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I guess I just don't have a normal brain


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so there was this movie my husband always liked, called "Awakenings" its about these catatonic patients in the '60's who were given l-dopa and "woke up" for a while. it has robin williams in it. anyways, we were watching again and I wondered whatever happened to the patients so I looked it up on the internet. well, it was really a fictionalized account of a true story, the doctor in the movie didn't actually exist. but it was still mostly a true story and the patients really existed and they really were given l-dopa and they really did wake up for while.

so apparetly telling my husband the truth behind this all hurt him somehow. he acted like i kicked his puppy. he said he didn't like the idea that this miracle never happened. he was so pissed. I did n;t even realized I said anything wrong. i still don't get it. so hes all pissed and how do I avoid saying something wrong and hurting someone's feelings when I don't even know what I said wrong. ;)

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I would have done the exact same thing. Maybe it's an ADD thing?

How about you tell your hubby that your research has shown that it DID happen, in scattered events, and it was indeed the every bit the miracle you saw on the screen, and the movie folks just brought all the wonderful stories together?

Tell him he should be thanking you for providing evidence that this all did really happen. Without the movie, those wonderful people who did wake up for a brief moment would never have had their amazing story told. The reality is even better than the movie.

lily

PS. I feel like one of the folks in Awakenings when I get on a med that works, then stops working. It's like wait! I don't want to go back! I want to stay awake! That movie is my favorite metaphor for this.

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Y'know, there are just lots of people who don't want to know what's behind the scenes. A friend of mine down the street had breast cancer a few years ago. I was all over the internet finding out all I could. She, however, didn't want to know. She wanted to trust that her doctor would give her the best treatment for her type of cancer. I *always* have to know. The trick is learning when to STFU. I haven't quite figured that part out yet. It's just incomprehensible to me that some folks don't want to know all they can about, well, anything.

Greeny

Trash Brain

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Well, I was led to believe the movie is based upon Oliver Sacks, neurologist:

Dr. Sacks on Awakenings:

Awakenings came from the most intense medical and human involvement I have even know, as I encountered, lived with, these patients in a Bronx hospital, some of whom had been transfixed, motionless, in a sort of trance, for decades. Migraine was still in the medical canon, but here I took off in all directions--with allegory, philosophy, poetry, you name it.

Awakenings Documentary

This 1974 Yorkshire Television documentary (never released in the United States) features interviews and dramatic footage of Dr. Sacks' original post-encephalitic patients who were awakened by L-dopa in the summer of 1969. The U.S. premiere was held as part of the Mead Film Festival at the American Museum of Natural History on July 22, 2000

Awakenings - The movie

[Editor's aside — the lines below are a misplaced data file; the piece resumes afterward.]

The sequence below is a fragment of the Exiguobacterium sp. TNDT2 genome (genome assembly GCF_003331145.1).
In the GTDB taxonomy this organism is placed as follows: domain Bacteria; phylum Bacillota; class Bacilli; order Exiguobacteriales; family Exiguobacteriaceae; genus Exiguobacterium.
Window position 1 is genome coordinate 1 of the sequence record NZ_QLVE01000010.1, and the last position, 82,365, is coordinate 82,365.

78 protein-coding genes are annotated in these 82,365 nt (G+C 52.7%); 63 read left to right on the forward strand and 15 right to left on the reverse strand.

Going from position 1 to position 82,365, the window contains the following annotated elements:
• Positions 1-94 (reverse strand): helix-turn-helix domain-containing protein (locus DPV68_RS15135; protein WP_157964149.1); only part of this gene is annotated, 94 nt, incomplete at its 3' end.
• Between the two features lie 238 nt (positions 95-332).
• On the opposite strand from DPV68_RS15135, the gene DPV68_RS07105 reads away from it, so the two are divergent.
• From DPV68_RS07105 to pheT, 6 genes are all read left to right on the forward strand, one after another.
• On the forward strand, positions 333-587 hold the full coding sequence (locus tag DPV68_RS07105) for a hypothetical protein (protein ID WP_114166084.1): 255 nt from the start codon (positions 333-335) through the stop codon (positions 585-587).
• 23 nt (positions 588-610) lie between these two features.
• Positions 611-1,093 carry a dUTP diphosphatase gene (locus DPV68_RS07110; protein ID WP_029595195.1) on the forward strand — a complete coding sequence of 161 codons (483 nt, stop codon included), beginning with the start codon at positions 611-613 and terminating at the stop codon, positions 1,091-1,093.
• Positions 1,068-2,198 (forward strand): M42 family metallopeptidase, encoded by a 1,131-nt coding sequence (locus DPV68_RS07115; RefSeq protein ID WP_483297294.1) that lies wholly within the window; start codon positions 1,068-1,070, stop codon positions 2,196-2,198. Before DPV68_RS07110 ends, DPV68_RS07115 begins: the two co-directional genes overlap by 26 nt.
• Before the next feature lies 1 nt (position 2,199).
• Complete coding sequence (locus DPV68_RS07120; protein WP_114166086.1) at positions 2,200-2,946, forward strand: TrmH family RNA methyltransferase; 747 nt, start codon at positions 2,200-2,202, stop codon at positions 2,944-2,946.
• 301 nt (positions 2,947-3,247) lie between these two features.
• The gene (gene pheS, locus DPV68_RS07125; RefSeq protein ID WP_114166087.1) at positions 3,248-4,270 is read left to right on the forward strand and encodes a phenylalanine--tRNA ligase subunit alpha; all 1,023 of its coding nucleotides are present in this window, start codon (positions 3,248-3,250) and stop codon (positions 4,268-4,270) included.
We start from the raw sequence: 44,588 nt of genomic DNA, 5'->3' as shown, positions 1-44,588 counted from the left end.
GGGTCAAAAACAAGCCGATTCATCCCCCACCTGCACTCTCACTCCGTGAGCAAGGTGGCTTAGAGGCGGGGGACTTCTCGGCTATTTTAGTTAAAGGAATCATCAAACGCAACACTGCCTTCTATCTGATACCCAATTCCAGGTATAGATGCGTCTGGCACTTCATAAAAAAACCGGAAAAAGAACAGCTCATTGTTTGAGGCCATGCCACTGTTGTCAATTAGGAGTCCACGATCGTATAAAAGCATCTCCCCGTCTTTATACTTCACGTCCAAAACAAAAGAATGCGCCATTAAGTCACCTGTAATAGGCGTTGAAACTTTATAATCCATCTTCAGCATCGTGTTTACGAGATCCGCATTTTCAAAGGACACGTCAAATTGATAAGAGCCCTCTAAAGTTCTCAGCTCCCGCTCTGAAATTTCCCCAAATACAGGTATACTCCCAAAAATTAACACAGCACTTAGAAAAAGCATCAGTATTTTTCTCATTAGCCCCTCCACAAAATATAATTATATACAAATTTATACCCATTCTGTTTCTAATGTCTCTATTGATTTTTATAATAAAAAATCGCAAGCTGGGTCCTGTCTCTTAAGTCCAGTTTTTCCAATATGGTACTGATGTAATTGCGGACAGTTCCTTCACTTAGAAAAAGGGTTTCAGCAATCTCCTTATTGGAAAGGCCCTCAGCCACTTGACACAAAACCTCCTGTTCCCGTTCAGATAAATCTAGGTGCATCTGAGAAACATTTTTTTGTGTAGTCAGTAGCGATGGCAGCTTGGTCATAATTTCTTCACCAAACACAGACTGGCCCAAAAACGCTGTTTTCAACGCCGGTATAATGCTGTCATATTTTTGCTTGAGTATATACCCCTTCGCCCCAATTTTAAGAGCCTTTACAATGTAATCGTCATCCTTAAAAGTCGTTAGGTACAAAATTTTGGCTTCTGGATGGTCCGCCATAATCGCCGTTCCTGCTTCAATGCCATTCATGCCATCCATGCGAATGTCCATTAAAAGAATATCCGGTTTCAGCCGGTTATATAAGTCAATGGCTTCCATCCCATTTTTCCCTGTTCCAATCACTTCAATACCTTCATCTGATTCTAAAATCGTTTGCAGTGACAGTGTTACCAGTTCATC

Awakenings is the remarkable account of a group of patients who contracted sleeping-sickness during the great epidemic just after World War I. Frozen in a decades-long sleep, these men and women were given up as hopeless until 1969, when Dr. Sacks gave them the then-new drug L-DOPA, which had an astonishing, explosive, "awakening" effect. Dr. Sacks recounts the moving case histories of these individuals, the stories of their lives, and the extraordinary transformations they underwent with treatment. This book, which W. H. Auden called "a masterpiece," is a passionate exploration of the most general questions of health, disease, suffering, care, and the human condition.

The revised 1990 edition includes new essays on the making of several dramatic adaptations of Awakenings , including Harold Pinter's play, "A Kind of Alaska," and the feature film, "Awakenings," starring Robert De Niro and Robin Williams.

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I just never realized that he would get so upset. He is really interested in psychology so I just wanted to be able to talk to him.  and i know i speak without thinking a lot but geez i really thought this would be an interesting conversation. i didn't think I'd hurt his feelings or whatever.

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How did he get the idea that the "miracle" never happened? From what I recall from Oliver Sacks (that guy does get around), it really was quite amazing.

BTW, anyone read his essay recently including a bit about patients who live at a different rate than the rest of us? One patient who takes 15 minutes to wipe his nose, another whom you can't play catch with because the ball comes back before you can react. One poor guy at two different rates at the same time.

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so there was this movie my husband always liked, called "Awakenings" its about these catatonic patients in the '60's who were given l-dopa and "woke up" for a while. it has robin williams in it. anyways, we were watching again and I wondered whatever happened to the patients so I looked it up on the internet. well, it was really a fictionalized account of a true story, the doctor in the movie didn't actually exist. but it was still mostly a true story and the patients really existed and they really were given l-dopa and they really did wake up for while.

so apparetly telling my husband the truth behind this all hurt him somehow. he acted like i kicked his puppy. he said he didn't like the idea that this miracle never happened. he was so pissed. I did n;t even realized I said anything wrong. i still don't get it. so hes all pissed and how do I avoid saying something wrong and hurting someone's feelings when I don't even know what I said wrong. ;)

<{POST_SNAPBACK}>

Sounds to me like ya'll were just on completely different waves. That he didn't understand your intent in sharing your research.